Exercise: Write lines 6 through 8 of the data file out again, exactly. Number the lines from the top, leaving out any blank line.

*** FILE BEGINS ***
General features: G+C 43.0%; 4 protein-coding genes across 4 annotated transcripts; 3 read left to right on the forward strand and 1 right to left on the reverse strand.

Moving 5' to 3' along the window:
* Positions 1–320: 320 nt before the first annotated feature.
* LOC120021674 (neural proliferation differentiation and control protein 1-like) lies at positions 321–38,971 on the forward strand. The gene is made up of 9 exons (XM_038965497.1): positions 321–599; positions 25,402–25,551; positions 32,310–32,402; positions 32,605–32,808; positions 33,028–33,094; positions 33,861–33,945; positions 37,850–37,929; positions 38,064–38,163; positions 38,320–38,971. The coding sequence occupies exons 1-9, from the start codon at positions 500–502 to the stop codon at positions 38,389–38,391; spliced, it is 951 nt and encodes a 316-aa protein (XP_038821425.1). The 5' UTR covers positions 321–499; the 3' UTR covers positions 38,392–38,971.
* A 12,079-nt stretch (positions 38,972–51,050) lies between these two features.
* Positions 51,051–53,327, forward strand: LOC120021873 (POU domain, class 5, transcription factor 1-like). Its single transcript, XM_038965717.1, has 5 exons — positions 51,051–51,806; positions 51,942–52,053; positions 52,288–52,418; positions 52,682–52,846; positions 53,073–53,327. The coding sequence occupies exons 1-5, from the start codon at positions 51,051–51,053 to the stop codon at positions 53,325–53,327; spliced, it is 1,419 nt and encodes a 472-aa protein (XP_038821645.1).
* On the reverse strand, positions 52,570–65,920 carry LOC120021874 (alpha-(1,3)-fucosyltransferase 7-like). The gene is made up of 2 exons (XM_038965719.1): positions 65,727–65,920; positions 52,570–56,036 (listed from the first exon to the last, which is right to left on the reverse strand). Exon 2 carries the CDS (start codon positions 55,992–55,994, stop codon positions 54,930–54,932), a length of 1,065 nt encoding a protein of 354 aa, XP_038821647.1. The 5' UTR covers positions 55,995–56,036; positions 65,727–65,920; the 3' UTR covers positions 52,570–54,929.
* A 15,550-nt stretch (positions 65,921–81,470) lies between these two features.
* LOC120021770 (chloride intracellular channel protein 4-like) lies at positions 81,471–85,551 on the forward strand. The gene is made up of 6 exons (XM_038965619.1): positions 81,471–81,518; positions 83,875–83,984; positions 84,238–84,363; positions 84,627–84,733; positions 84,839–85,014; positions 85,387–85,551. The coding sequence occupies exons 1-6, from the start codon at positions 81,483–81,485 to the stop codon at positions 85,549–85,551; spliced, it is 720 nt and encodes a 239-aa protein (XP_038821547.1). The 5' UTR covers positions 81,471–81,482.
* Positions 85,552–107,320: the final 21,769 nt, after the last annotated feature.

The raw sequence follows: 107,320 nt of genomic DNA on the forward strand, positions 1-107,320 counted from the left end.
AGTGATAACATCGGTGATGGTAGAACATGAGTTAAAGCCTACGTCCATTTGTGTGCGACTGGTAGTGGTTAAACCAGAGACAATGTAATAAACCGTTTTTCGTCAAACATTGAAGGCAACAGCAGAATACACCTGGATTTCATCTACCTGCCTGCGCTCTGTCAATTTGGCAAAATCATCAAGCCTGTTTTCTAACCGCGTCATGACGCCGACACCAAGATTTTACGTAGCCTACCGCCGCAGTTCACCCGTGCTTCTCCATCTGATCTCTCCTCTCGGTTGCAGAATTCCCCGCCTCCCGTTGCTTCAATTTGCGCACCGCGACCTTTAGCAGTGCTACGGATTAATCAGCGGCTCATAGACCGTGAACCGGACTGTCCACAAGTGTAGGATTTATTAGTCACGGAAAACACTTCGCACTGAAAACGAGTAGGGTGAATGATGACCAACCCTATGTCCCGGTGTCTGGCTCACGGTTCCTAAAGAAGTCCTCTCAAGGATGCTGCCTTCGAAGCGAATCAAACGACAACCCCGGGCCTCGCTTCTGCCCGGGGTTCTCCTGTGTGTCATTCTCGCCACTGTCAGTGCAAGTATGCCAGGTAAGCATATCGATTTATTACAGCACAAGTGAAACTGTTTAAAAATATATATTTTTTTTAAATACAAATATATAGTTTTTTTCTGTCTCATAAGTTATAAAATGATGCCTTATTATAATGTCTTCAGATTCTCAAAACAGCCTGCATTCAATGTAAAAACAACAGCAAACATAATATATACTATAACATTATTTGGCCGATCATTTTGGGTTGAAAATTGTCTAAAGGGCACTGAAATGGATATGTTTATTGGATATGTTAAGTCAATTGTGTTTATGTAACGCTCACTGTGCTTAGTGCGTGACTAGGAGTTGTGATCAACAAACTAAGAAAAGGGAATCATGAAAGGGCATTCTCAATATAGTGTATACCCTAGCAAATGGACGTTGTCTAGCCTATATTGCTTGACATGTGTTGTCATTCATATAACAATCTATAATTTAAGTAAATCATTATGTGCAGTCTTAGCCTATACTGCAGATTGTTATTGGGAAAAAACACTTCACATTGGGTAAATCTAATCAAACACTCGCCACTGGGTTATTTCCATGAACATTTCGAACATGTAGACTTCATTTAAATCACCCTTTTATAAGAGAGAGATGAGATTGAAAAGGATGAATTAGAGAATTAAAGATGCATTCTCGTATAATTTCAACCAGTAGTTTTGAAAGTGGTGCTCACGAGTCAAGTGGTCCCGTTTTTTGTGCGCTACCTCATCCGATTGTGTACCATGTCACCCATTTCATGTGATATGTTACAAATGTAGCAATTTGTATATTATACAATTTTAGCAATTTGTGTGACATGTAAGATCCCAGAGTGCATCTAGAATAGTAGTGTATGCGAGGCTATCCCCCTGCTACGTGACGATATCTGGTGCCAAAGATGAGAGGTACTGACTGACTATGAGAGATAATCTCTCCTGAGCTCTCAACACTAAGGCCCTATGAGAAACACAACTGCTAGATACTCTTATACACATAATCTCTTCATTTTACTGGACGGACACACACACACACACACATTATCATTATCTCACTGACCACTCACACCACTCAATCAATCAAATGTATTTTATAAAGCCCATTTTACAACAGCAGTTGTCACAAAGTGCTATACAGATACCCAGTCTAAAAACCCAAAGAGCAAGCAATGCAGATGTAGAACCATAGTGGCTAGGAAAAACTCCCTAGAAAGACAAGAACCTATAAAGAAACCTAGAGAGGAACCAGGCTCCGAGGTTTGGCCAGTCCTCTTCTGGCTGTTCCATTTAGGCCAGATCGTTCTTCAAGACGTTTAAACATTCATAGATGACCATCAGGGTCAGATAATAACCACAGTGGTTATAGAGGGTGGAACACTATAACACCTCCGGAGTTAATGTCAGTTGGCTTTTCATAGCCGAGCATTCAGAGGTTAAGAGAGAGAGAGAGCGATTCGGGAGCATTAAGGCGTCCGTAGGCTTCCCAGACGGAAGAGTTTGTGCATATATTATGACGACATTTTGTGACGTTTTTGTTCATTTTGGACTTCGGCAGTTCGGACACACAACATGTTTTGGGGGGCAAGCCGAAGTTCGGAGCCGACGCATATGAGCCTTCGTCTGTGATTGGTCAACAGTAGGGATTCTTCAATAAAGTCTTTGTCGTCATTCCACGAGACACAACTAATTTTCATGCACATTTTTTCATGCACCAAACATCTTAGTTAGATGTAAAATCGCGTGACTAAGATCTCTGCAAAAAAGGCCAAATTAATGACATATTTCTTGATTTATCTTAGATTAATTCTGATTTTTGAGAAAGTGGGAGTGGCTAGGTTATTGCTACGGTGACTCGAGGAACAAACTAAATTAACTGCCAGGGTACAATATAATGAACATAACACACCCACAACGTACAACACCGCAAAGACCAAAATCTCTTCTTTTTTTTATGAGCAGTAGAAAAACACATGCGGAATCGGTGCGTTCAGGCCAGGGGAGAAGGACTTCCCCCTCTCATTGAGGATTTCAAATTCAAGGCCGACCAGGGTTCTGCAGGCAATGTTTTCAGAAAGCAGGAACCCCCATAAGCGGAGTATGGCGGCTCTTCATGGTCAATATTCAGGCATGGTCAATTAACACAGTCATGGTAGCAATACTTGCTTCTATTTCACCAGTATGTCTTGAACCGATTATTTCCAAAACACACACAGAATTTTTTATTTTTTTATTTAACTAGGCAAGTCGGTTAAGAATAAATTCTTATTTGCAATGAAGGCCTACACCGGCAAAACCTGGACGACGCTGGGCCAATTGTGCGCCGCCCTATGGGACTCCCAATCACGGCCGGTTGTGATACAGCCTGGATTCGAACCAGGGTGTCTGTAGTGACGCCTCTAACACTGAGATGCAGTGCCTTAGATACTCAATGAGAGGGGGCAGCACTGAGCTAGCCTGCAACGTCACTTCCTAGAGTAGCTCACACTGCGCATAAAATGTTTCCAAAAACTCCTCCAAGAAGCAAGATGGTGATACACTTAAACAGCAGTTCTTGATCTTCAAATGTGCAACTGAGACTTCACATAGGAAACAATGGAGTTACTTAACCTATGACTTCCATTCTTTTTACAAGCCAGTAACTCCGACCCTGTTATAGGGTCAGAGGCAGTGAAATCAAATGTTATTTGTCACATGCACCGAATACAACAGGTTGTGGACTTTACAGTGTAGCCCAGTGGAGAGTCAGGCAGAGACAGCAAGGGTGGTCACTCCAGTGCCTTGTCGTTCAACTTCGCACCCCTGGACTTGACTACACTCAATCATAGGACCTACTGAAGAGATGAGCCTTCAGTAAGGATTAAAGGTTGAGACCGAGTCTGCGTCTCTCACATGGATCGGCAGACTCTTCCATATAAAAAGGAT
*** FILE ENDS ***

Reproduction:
* Positions 51,051–53,327, forward strand: LOC120021873 (POU domain, class 5, transcription factor 1-like). Its single transcript, XM_038965717.1, has 5 exons — positions 51,051–51,806; positions 51,942–52,053; positions 52,288–52,418; positions 52,682–52,846; positions 53,073–53,327. The coding sequence occupies exons 1-5, from the start codon at positions 51,051–51,053 to the stop codon at positions 53,325–53,327; spliced, it is 1,419 nt and encodes a 472-aa protein (XP_038821645.1).
* On the reverse strand, positions 52,570–65,920 carry LOC120021874 (alpha-(1,3)-fucosyltransferase 7-like). The gene is made up of 2 exons (XM_038965719.1): positions 65,727–65,920; positions 52,570–56,036 (listed from the first exon to the last, which is right to left on the reverse strand). Exon 2 carries the CDS (start codon positions 55,992–55,994, stop codon positions 54,930–54,932), a length of 1,065 nt encoding a protein of 354 aa, XP_038821647.1. The 5' UTR covers positions 55,995–56,036; positions 65,727–65,920; the 3' UTR covers positions 52,570–54,929.
* A 15,550-nt stretch (positions 65,921–81,470) lies between these two features.